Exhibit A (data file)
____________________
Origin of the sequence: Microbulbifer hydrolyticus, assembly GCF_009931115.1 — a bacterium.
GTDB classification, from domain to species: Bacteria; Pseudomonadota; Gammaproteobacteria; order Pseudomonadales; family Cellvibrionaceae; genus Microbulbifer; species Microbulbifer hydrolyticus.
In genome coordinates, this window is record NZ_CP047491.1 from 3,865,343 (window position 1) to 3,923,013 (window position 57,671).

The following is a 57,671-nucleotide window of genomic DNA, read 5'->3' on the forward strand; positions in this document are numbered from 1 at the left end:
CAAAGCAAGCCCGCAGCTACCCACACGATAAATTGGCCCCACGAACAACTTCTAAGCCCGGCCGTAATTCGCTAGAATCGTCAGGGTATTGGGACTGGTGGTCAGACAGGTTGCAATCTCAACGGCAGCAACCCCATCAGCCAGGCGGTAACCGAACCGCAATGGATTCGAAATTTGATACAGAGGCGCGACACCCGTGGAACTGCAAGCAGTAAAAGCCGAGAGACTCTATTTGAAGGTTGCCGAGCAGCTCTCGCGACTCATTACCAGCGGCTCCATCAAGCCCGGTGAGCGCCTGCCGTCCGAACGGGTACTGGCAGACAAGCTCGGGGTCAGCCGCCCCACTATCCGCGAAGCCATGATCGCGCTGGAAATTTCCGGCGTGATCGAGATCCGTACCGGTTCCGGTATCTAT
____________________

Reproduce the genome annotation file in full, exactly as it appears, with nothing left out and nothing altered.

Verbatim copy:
Origin of the sequence: Microbulbifer hydrolyticus, assembly GCF_009931115.1 — a bacterium.
GTDB classification, from domain to species: Bacteria; Pseudomonadota; Gammaproteobacteria; order Pseudomonadales; family Cellvibrionaceae; genus Microbulbifer; species Microbulbifer hydrolyticus.
In genome coordinates, this window is record NZ_CP047491.1 from 3,865,343 (window position 1) to 3,923,013 (window position 57,671).

The following is a 57,671-nucleotide window of genomic DNA, read 5'->3' on the forward strand; positions in this document are numbered from 1 at the left end:
CAAAGCAAGCCCGCAGCTACCCACACGATAAATTGGCCCCACGAACAACTTCTAAGCCCGGCCGTAATTCGCTAGAATCGTCAGGGTATTGGGACTGGTGGTCAGACAGGTTGCAATCTCAACGGCAGCAACCCCATCAGCCAGGCGGTAACCGAACCGCAATGGATTCGAAATTTGATACAGAGGCGCGACACCCGTGGAACTGCAAGCAGTAAAAGCCGAGAGACTCTATTTGAAGGTTGCCGAGCAGCTCTCGCGACTCATTACCAGCGGCTCCATCAAGCCCGGTGAGCGCCTGCCGTCCGAACGGGTACTGGCAGACAAGCTCGGGGTCAGCCGCCCCACTATCCGCGAAGCCATGATCGCGCTGGAAATTTCCGGCGTGATCGAGATCCGTACCGGTTCCGGTATCTAT